The finance function has always been at the forefront of advances in computing
This was the case with the advent of ERP (allowing greater oversight of a company’s finances), Big Data (most notably in the context of risk management), and recently Blockchain tech (enabling a raft of new online financial transactions hitherto impossible). The burgeoning potential of Artificial Intelligence (AI) looks set to continue this trend.
The reason for this is that the nature of finance is quantitative, and advances in computing readily lend themselves to number crunching and data analysis, more so than in other business domains. As such, any time there is a leap in the capabilities of what computers can handle, the practical use-cases in finance are never far behind this expanding frontier. Raw data is the fundamental resource of both finance and computer science – while the more eye-catching applications in AI (like autonomous military agents) are a long way from being practical, AI applications in finance will have a substantial impact in the next 1-3 years.
The Promise of AI
Before looking at how AI will change finance, it is worth reviewing where these possibilities have come from. In the past decade, major advances in computing fields (most notably machine learning) have been brought to maturation as well as made more practicable for developers. These advances revolve around bridging the gap between the clunky manner in which computers “think” (compared to humans) – self-awareness, learning, self-iteration, and the ability to process opaque data sets are the core characteristics of these new programs.
These solutions leverage advanced algorithms that in essence make programs closer to the human conception of self-aware intelligence versus the blind static input-output processing of traditional computing.
AI offers both quantitative and qualitative advances for financial services. On the more basic level, companies can reduce the cost of their workforces by automating lower-level functions (like customer service) with chatbots among other things. With computer being able to do more and more tasks that humans were required for before, this leads to direct and obvious savings.
But in terms of revenue generation, AI will also offer qualitative advances in what the finance function can achieve. For example, AI can make auditing of financial transaction much more precise, detecting errors or fraud that humans would struggle to spot. The volume of documentation involved in financial deals and research will also benefit from AI, with tools using Natural Language Processing enabling a new level of efficiency and detail in analysis.
And of course, the holy grail of fintech – a program that will pick the right stocks for you – is also on the radar, with firms such as Sentient Investment Management and Cerebellum Capital developing their own solutions that look promising in this regard.
This highlights another way in which AI will impact the finance – not only will it be used standalone, but especially in the near future it will be used to “augment” human decision making (known as Intelligence Amplification (IA)).
AI at Work
One of the most tangible advances in AI is the advent of Chatbots. Unlike previous incarnations of bots that interact with humans (e.g. the beginning of Apple’s Siri), the algorithm’s used in the next generation of Chatbots will be sufficiently advanced to handle a great majority of consumer queries. With this technology, banks can dramatically reduce the size of their customer service departments while still offering a high standard of service – picture a customer looking for information on what credit card to apply for, simple If>Then logic combined with a program that can learn from previous encounters could completely automate this activity.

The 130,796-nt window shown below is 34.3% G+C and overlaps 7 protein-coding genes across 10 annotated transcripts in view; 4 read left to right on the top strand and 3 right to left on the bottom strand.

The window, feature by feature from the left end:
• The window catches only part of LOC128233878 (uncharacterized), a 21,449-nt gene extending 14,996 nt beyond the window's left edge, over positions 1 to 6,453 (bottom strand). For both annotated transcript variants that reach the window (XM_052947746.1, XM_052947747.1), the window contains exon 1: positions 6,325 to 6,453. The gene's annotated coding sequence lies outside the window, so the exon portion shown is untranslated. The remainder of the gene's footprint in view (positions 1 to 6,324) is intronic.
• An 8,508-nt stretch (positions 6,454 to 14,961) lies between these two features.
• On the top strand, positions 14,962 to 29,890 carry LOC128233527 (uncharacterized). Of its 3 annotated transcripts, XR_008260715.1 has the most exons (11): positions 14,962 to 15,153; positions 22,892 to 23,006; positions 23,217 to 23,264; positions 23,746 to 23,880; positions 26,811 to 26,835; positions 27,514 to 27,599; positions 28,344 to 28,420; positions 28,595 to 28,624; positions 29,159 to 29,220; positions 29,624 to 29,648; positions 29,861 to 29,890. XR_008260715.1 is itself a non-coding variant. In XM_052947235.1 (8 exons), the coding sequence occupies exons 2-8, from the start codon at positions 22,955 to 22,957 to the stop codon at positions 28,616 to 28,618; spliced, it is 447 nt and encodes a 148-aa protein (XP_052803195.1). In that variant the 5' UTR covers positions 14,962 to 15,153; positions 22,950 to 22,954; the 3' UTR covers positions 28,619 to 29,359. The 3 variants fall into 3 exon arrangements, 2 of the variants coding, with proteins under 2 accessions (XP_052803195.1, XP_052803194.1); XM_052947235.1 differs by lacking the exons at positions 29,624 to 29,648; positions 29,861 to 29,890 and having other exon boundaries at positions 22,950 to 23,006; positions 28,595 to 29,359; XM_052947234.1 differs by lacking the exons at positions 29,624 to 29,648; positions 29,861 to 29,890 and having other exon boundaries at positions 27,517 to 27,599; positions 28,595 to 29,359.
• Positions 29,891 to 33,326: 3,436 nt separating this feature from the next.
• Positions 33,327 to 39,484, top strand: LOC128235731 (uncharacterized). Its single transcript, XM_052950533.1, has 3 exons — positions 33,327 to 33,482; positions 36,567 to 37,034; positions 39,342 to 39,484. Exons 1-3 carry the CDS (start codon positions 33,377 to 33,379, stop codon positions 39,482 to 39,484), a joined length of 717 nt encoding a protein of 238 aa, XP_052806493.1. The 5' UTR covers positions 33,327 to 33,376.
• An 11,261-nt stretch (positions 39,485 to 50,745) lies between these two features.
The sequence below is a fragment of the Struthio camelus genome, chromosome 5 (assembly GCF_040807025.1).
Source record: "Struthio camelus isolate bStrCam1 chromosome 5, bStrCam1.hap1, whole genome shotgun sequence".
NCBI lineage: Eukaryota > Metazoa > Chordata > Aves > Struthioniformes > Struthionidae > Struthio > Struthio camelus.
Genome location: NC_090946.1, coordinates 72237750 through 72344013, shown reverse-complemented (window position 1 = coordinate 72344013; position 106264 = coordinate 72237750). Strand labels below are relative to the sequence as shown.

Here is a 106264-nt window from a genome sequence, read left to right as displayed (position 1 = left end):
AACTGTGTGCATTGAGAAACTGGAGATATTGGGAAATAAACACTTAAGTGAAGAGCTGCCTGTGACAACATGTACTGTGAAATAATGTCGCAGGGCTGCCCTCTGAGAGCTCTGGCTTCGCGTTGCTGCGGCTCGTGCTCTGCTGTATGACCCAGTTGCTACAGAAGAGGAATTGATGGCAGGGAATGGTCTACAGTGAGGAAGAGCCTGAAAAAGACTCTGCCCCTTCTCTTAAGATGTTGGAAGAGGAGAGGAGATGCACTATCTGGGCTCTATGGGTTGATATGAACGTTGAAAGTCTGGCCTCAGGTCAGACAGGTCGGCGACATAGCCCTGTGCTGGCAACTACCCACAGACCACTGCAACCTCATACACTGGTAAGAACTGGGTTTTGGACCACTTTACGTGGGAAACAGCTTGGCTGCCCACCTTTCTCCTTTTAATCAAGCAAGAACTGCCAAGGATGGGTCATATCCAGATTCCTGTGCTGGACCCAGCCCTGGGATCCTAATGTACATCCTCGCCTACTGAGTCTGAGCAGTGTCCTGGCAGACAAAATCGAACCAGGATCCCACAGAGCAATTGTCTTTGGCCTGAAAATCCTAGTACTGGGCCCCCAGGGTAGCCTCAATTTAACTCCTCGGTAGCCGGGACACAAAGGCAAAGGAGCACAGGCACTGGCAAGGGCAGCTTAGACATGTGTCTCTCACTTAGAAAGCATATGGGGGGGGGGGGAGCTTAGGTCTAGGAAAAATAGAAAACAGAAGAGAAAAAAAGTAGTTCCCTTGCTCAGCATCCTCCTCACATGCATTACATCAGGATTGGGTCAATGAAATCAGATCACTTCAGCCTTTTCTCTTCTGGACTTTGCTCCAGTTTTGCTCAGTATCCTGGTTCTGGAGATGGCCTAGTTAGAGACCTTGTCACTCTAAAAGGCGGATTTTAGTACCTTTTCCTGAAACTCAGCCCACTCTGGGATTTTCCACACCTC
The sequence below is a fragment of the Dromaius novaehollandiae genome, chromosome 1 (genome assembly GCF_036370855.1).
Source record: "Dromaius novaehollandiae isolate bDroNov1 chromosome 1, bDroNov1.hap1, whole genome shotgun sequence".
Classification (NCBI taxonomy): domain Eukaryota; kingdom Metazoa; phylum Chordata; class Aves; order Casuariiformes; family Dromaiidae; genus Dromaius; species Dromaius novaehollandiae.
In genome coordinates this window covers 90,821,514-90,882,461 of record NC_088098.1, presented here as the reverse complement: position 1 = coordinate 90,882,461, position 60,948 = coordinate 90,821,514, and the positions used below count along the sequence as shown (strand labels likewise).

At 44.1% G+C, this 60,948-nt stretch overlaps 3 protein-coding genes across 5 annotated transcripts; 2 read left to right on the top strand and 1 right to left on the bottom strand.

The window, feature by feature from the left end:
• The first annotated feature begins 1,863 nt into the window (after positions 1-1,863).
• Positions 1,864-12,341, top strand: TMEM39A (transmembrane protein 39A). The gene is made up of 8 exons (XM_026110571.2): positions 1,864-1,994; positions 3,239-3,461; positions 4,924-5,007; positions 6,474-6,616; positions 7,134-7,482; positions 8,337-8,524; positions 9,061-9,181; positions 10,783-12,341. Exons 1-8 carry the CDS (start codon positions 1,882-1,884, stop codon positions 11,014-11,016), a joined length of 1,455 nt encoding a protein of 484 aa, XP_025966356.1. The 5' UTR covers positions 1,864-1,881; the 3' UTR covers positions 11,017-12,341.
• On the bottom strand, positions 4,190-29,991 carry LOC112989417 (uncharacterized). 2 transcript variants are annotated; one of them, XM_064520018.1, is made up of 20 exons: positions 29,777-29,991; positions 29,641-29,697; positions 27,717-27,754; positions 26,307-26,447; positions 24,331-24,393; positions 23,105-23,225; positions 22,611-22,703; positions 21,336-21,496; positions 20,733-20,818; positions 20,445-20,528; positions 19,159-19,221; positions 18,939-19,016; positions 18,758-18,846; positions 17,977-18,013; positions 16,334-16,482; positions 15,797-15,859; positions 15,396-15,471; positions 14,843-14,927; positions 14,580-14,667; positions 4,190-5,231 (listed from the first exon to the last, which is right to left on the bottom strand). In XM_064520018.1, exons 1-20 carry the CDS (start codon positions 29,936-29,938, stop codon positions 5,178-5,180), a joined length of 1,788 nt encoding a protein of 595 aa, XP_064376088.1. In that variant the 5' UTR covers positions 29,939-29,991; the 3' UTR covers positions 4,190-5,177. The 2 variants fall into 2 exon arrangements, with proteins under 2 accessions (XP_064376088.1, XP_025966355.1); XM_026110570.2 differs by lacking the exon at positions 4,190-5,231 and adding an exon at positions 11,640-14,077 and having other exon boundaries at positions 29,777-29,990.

One area in which AI will make a large impact is the nascent field of Regulation Technology (RegTech). There are different ways that companies will use AI to keep in line with increasing regulation. One way is by using AI to develop complex algorithm-based programs capable of detecting non-compliant behaviour of employees before it becomes too much of a problem. Another use-case is for auditing and the documentation to be sent to authorities – AI can trawl through vast quantities of data and identify irregularities that a human would miss. And there is also the use of AI for smart psychological profiling of employees to evaluate their risk-aversion, among other traits.
Insurance is similarly quantitative, which of course makes it a fruitful area for AI. The industry suffers from the lengthy but necessary steps involved in fraud prevention and risk calculation, both of which can be alleviated by smart programs. Even simple efficiency gains in sorting between which claims are likely to be fraudulent vs which should be fast-tracked will enable a significant amount of cost savings.
Not just among financial professionals, the advent of AI will change how consumers manage their own finances. Straightforward use-cases are being uncovered in the form of Robo Advisors. Programs could procatively give advice to private investors based on their portfolio, which could dramatically reduce the need for external advisors.
Obviously, the rise of computers making more and more decisions in finance is a concern for regulators. While finding the right use cases is the major barrier to AI adoption, many companies also list regulatory hurdles or lack of clarity as a reason to be tentative about AI adoption. As with blockchain technology, the EU and China have places emphasis on clarifying regulations in this space, and the U.S. seems set on loosening barriers also.